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May 23, 2015

Anthony Burgess, Polymath: Clockwork Orange, novella or Kubrick movie, is besides the point.

Anthony Burgess's frightening 1962 dystopian novel Clockwork Orange and satire is not my favorite book. Its spectacular 1971 adaptation to Hollywood blockbuster, starring Malcolm McDowell as the sociopathic droog leader Alex DeLarge, is not my favorite Stanley Kubrick movie, either. But Burgess, a Brit who died in 1993, was a simply amazing human being who may have regarded what his now most famous work as simply a short if odd detour in his career. Burgess (1917-1993), in addition to being a celebrated writer, he was an accomplished playwright, critic, producer, linguist, translator and composer, with over 200 musical scores to his credit. Polymath--the term some of us use when Renaissance man would be an understatement, may be the right category for Burgess.

God did not make many of them.

When I was a junior in college, I went to hear Burgess, then in his mid-50s, talk extemporaneously to maybe 250 undergraduate students and answer questions. He was up there for an hour at most. He was, hands down, the most fluent, articulate human being I had ever heard speak the English language. Burgess did this without pretension, glibness or any apparent awareness of his gift for seizing exactly the right word for every nuance and sentiment out of his mouth. And his speech, rhythms and inflections were the same fielding our often precocious questions as when he was speaking continuously without notes for the first 45 minutes at the Page Auditorium lectern.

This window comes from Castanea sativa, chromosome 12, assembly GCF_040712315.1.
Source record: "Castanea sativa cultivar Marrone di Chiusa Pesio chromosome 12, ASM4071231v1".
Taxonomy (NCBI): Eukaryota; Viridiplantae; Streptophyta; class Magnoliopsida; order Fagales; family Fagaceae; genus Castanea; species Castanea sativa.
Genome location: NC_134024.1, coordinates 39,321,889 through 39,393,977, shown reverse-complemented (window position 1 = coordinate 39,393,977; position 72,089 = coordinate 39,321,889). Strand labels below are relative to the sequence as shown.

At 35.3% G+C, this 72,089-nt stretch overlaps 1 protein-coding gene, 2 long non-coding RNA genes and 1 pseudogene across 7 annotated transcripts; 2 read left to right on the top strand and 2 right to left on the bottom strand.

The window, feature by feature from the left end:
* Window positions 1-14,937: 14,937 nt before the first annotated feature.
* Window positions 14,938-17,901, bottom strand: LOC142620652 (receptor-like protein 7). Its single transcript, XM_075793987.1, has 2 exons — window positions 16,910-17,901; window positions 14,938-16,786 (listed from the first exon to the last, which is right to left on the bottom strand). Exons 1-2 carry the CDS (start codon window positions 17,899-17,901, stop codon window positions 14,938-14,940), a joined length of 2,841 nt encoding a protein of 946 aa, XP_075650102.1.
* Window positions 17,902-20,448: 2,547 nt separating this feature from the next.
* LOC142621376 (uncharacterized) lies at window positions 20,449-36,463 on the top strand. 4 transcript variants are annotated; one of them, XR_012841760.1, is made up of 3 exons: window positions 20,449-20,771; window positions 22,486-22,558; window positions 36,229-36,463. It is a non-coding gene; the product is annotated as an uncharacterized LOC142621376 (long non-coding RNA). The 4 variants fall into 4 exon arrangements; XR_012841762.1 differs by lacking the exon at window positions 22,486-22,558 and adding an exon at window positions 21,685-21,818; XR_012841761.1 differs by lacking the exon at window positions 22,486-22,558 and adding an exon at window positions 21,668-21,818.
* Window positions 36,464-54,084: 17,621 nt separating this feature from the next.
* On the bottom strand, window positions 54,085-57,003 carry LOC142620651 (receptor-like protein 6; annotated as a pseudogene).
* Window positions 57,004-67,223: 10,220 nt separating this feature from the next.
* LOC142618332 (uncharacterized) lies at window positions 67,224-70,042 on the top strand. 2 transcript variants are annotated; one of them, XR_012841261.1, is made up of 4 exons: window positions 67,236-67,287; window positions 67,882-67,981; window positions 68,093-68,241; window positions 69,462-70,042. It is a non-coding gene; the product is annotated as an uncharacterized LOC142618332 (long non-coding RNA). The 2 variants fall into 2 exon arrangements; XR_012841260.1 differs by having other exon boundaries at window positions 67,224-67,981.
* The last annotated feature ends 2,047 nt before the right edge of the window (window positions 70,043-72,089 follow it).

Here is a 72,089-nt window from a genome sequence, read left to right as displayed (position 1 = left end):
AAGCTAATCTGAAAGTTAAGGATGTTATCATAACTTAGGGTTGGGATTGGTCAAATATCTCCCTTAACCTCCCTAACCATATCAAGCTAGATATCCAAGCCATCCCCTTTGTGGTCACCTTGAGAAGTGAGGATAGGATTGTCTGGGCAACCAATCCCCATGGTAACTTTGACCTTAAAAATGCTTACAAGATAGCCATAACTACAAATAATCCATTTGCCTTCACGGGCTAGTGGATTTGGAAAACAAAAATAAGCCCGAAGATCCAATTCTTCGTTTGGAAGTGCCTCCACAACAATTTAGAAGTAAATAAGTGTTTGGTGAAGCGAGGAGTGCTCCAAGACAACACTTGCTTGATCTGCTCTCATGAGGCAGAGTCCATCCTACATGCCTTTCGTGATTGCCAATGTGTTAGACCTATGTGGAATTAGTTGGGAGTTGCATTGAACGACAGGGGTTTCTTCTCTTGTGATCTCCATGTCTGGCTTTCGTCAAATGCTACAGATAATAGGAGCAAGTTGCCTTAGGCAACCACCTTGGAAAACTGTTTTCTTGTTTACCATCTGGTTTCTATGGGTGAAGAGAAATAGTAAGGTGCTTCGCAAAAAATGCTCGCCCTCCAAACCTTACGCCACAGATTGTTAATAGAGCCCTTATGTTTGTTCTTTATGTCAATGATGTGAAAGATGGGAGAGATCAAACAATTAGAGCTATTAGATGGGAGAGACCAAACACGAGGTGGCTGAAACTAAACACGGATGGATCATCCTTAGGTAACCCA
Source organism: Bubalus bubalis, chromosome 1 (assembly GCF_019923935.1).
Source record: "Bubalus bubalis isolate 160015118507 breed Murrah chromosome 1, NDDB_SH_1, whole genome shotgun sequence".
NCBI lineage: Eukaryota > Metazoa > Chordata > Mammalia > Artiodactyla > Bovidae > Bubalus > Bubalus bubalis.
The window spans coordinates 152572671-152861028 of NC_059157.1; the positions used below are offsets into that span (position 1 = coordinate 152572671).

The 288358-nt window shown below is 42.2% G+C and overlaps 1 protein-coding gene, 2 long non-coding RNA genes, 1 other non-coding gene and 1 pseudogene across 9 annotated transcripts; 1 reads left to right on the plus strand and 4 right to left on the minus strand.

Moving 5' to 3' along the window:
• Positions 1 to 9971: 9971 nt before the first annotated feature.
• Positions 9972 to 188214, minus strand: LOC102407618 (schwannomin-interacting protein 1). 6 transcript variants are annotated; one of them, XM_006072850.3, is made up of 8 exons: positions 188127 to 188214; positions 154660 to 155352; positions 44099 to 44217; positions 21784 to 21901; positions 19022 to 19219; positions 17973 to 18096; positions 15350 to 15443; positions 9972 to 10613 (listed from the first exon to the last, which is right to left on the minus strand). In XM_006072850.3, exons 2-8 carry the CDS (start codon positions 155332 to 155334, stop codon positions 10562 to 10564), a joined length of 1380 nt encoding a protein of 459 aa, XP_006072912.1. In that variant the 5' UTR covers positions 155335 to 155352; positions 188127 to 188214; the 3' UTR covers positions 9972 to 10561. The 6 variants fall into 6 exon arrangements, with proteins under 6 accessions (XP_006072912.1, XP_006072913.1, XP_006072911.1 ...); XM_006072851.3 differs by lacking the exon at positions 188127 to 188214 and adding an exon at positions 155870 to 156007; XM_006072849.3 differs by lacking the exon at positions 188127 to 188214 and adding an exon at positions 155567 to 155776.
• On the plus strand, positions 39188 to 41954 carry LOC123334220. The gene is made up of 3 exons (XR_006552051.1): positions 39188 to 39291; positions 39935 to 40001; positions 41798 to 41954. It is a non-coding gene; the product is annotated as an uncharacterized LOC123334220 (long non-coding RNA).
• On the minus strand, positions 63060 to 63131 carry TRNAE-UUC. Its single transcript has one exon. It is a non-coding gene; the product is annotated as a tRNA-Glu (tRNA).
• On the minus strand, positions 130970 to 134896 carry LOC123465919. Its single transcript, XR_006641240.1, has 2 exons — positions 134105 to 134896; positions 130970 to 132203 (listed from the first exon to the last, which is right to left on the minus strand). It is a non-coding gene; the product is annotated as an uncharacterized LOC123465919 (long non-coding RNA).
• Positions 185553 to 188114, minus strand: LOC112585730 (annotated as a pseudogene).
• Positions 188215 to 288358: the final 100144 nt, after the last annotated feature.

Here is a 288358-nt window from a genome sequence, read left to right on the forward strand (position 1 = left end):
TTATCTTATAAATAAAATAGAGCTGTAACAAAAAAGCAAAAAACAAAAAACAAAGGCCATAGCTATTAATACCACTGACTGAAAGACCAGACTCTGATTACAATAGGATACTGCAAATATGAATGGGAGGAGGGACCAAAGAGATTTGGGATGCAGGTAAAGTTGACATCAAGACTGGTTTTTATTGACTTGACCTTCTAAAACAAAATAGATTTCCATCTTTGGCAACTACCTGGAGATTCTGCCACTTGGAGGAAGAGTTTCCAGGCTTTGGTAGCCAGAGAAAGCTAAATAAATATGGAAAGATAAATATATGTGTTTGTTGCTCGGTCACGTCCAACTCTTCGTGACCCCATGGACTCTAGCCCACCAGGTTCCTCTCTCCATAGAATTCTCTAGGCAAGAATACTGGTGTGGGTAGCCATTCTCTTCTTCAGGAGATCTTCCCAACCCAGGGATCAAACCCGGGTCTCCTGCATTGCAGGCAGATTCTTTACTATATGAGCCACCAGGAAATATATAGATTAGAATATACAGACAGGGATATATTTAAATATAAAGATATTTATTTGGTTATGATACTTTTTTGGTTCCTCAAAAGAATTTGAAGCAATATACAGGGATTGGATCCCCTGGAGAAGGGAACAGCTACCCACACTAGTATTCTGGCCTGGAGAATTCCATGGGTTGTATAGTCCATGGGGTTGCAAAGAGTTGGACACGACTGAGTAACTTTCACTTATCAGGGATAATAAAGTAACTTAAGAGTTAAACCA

"Natural" is too wimpy and understated a word to describe what he was doing. "Symphonic" maybe? That suggests that he was somehow being carried with the sound or import of his own voice. He wasn't. I can't summon up any right words for what Burgess could do. And, of course, I am not Burgess. I've still heard no live speaker with the quality of the command of the English language Anthony Burgess had. (I heard William Buckley speak twice the following year and, as brilliant as Wild Bill was with words, it just wasn't the same.) I wish I had an audio tape of that fall evening. Burgess was joy to see and hear.

Clockwork Orange.jpg

Posted by JD Hull at May 23, 2015 10:55 AM

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